A rigid, mindless focus on an open-source mantra is a distraction from these more important criteria. It can even be an excuse to ignore them, and creates an uneven playing field in which developers who prefer to work with a commercial platform are put at a disadvantage and potentially forced to adopt less efficient practices.

Quality argument presented in the first point has already been addressed above. The second point does not say much without the accompanying benchmarks that would support the idea that, when both are implementing the same method, the proprietary software is computationally more efficient than FOSS. However, there is a report on CP2K performance from Bethune, Reid, and Lazzaro showing the improvement of computational performance over time. These measurements only prove that there is a FOSS project that specifically cares about computational efficiency, but it does not say anything in absolute terms.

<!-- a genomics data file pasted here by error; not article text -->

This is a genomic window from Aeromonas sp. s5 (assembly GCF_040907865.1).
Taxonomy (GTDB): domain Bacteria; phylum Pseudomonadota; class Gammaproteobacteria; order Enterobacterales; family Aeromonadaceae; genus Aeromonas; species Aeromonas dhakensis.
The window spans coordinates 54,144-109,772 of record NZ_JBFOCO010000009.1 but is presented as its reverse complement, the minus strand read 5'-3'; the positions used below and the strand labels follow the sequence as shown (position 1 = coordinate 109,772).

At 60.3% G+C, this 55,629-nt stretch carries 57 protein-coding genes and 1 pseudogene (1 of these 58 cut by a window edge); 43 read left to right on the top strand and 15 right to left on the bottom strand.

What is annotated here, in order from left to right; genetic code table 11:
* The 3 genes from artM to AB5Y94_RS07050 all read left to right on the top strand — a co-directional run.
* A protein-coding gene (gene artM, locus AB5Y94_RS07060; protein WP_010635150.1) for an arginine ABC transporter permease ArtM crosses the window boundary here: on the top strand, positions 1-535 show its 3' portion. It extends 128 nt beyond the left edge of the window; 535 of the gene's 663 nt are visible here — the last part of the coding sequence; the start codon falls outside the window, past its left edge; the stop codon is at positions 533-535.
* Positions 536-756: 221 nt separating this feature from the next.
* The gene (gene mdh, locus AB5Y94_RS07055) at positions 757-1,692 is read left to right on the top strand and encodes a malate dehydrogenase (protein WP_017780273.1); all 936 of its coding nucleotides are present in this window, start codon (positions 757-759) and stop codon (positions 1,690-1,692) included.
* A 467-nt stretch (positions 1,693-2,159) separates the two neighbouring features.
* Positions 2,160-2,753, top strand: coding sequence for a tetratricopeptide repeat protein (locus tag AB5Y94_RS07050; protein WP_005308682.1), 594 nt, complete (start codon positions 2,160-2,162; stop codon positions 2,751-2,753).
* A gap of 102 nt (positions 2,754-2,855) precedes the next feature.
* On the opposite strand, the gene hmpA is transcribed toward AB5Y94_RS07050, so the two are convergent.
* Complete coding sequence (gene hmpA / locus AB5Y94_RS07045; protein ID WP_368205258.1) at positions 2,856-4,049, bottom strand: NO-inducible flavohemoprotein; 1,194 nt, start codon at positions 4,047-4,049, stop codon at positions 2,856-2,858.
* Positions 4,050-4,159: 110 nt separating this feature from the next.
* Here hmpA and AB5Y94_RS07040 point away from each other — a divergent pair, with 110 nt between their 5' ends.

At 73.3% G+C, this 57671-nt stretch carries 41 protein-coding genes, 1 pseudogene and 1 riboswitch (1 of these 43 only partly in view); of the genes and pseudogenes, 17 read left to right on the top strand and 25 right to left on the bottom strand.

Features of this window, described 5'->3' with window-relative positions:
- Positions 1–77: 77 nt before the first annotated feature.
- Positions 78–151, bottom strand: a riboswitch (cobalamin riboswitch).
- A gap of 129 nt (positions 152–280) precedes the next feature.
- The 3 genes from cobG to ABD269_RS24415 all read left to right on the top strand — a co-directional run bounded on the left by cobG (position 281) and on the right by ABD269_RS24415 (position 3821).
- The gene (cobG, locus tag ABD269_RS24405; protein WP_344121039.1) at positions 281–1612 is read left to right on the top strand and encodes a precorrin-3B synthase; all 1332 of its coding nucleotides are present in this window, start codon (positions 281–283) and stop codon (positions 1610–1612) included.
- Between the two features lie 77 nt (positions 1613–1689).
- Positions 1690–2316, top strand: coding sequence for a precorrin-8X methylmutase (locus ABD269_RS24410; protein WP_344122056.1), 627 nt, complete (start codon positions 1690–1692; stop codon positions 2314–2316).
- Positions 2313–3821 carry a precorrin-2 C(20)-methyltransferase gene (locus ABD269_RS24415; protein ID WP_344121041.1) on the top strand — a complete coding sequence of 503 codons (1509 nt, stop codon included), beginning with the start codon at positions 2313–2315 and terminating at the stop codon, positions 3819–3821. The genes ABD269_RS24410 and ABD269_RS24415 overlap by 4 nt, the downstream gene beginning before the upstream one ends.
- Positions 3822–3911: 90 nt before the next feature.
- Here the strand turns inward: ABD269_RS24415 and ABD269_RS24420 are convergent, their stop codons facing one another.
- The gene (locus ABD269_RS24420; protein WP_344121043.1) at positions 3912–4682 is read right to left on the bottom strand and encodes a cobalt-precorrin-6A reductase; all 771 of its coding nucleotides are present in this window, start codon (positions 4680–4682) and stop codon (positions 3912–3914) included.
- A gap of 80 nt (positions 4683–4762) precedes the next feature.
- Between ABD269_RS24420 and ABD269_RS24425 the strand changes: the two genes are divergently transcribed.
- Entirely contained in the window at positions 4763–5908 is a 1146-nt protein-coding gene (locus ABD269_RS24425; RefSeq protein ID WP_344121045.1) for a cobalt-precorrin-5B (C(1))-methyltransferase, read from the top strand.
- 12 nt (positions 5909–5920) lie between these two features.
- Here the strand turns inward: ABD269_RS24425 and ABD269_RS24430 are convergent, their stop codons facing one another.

Does open source force a scientist to open everything straight away?

Open-source requirements potentially force a scientist to choose between pursuing a funding opportunity versus implementing an idea in the quickest, most efficient, and highest-impact way. A strictly open-source environment may furthermore disincentivize young researchers to make new code available right away, lest their ability to publish papers be short-circuited by a more senior researcher with an army of postdocs poised to take advantage of any new code.

Using open source software under GPL version 2 or later allows a researcher to make private changes and never release them to the public. Namely, GPL version 2 only mandates that a release of the software in binary form be accompanied by the release of the matching source code. Therefore, if anything, the scientist has more options how (and if) to release the code, not less.